News | Atherectomy Devices | February 08, 2017

LIBERTY 360 Study Demonstrates Sustained Benefit of Endovascular Intervention in Lower Extremity PAD

Following positive 30-day results, six-month data from the LIBERTY 360° study showed patients in all Rutherford Classes maintained improvement in PAD symptoms and quality of life

CSI, LIBERTY 360 Study, ISET 2017, six-month data, lower extremity PAD

February 8, 2017 — Cardiovascular Systems (CSI) presented six-month data from its LIBERTY 360° post-market study in a presentation at the 29th International Symposium on Endovascular Therapy (ISET), Feb. 4-8 in Hollywood, Fla. The study is evaluating the acute and long-term clinical and economic outcomes of peripheral vascular interventions (PVI) in treating patients with symptomatic lower extremity peripheral artery disease (PAD).

Physicians were able to use any U.S. Food and Drug Administration (FDA)-approved device, including CSI’s Diamondback 360 peripheral orbital atherectomy system. Findings continue to demonstrate that PVI can be successful in treating patients in all Rutherford Classes and suggest that “watchful waiting” for patients in Rutherford Class 2-3 and “primary amputation” for patients in Rutherford Class 6 may not be necessary.

Six-month study outcomes were presented at ISET by William Gray, M.D., of Main Line Health, Wynnewood, Pa. Additional authors on the abstract included Jihad Mustapha, M.D., of Metro Health Hospital, Wyoming, Mich.; George L. Adams, M.D., of Rex Healthcare, Raleigh, N.C.; Gary Ansel, M.D., of OhioHealth in Columbus, Ohio; and Michael Jaff, DO, president, Newton-Wellesley Hospital and professor of medicine, Harvard Medical School.

Some of the key six-month analysis conclusions discussed were:

  • Findings suggest that on average PVI can restore Rutherford 4-5 patients with critical limb ischemia (CLI) status (e.g. limb pain at rest, cold and/or numbness in feet, open or non-healing wounds on toes or foot) to moderate claudicant status (e.g. limb pain during movement); and
  • Through six months, these data demonstrate on average PAD patients (Rutherford 2-6) post-PVI have maintained good outcomes and positive changes in Rutherford classification

Change in Rutherford Classification Following Endovascular Intervention

 
Baseline
30 Days
6 Months

RC 2-3
2.8
1.3
1.4

RC 4-5
4.5
3.1
2.3

RC 6
6.0
5.5
4.6

 Table 1: All Rutherford Classes show improvement in RC from baseline to 30 days. RC4-5 and RC6 show continued improvement from 30 days to 6 months while RC2-3 maintains improvement at 6 months.

Said Gray, “Following endovascular intervention, we saw a marked improvement across all Rutherford Classes at six months: Rutherford 4-5 and Rutherford 6 patients showed continued improvement from 30 days to six months, while Rutherford 2-3 patients maintained improvement at six months. We also saw a high freedom from major adverse events across all classes. This suggests that endovascular intervention is an alternative treatment option in place of watchful waiting or even primary amputation.”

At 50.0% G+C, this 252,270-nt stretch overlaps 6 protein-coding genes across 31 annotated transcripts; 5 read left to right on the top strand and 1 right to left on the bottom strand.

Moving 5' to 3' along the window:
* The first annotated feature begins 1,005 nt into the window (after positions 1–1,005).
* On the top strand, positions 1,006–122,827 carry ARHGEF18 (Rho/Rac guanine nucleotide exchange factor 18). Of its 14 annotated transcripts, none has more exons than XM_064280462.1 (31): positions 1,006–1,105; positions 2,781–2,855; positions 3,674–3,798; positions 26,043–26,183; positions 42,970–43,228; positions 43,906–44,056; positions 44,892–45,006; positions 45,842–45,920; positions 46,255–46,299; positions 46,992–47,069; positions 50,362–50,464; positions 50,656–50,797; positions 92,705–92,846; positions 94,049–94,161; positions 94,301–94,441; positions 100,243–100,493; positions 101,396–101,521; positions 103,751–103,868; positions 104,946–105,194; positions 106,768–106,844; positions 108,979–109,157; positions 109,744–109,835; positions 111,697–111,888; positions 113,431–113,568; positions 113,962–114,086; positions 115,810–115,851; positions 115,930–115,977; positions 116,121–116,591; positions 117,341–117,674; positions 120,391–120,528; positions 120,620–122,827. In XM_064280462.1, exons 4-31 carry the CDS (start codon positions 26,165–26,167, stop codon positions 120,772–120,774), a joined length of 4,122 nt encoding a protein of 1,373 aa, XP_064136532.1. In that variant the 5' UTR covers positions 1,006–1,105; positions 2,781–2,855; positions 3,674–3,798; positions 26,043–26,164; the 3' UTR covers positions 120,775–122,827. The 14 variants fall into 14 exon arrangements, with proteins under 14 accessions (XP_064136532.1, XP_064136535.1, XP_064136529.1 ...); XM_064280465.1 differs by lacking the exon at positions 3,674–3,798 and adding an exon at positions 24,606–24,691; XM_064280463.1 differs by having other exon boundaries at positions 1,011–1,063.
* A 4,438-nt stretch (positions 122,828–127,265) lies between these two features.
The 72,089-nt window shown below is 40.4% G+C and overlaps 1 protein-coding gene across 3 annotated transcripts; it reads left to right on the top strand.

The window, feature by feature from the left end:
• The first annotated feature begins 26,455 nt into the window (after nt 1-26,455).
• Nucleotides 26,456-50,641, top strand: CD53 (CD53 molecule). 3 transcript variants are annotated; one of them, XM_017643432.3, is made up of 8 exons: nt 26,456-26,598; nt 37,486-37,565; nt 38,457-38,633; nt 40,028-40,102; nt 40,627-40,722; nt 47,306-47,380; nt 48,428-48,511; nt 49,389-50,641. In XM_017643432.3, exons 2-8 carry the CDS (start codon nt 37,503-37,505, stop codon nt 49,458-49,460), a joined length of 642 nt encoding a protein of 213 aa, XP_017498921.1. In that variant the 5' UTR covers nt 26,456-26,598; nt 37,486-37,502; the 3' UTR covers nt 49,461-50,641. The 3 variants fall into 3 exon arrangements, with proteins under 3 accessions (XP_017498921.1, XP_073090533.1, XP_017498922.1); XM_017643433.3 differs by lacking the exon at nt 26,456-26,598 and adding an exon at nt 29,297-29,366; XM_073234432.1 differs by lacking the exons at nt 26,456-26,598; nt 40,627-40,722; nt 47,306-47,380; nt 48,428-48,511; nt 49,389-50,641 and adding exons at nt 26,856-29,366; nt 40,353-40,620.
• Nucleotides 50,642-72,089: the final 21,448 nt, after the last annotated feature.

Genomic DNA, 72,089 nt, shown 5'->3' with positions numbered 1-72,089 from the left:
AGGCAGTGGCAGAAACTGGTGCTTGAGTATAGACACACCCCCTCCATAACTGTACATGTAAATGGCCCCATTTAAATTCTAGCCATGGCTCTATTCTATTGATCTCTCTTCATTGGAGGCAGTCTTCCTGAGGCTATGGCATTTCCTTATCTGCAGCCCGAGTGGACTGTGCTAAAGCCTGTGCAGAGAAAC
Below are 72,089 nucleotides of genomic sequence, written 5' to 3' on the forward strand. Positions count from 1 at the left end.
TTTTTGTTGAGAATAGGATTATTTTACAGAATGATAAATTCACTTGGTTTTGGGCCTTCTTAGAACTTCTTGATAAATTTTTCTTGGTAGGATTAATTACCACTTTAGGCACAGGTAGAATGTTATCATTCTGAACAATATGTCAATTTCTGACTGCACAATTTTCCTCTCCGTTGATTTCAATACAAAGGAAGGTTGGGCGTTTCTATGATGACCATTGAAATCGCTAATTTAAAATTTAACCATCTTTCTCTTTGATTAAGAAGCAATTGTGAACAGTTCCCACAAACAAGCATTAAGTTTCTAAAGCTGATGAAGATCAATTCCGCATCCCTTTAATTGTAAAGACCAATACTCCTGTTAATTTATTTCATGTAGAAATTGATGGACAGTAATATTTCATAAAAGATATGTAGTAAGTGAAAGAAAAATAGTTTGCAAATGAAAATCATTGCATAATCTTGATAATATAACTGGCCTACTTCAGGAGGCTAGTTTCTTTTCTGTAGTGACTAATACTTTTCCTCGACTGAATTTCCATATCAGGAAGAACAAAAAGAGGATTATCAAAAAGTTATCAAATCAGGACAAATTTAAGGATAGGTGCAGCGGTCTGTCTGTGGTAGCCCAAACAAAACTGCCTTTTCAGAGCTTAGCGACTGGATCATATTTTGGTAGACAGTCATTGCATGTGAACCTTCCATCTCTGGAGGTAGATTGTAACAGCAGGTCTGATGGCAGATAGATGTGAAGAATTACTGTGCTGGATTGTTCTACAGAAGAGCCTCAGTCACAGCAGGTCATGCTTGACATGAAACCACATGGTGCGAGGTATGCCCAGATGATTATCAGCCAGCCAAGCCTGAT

Rutherford Classification

RC 2-3
RC 4-5
RC 6

Freedom from (FF) MAE (6-month)
92.6%
81.2%
73.7%

FF Major Amputation
99.8%
96.8%
87.1%

FF Target Vessel Revascularization (TVR)
93.0%
83.1%
85.1%

FF Death
97.1%
95.3%
85.1%

Table 2: High freedom from MAEs at 6 months across all Rutherford Classes. Kaplan-Meier method used to estimate event-free rates. MAE defined as death (≤30 days after the procedure), major amputation of the target limb, and TVR.

According to VascuQoL, a patient-reported, PAD-specific health-related quality of life questionnaire, patients in the LIBERTY 360° study reported improved quality of life across all Rutherford Classes, including such measures as physical activity, symptoms and pain.

During a concurrent session at ISET, Mustapha highlighted the importance the LIBERTY 360° Rutherford 6 data will have on the endovascular field. He stated, “LIBERTY 360° is novel in that it addresses all Rutherford Classes, including Class 6, representing some of the most challenging and life-threatening PAD cases. Six-month data suggests that these patients can be treated successfully with endovascular interventions – a significant step in establishing a new standard of care for this difficult-to-treat population.”

Additionally it was shared that the recently released “2016 Guidelines on the Management of Patients with PAD” from the American Heart Association (AHA)/American College of Cardiology (ACC) support this data, stating:

  • Revascularization is a reasonable treatment option for patients with lifestyle-limiting claudication and an inadequate response to medical management and exercise; and
  • An evaluation for revascularization options should be performed by an interdisciplinary care team before amputation in the patient with CLI.

For more information: www.iset.org

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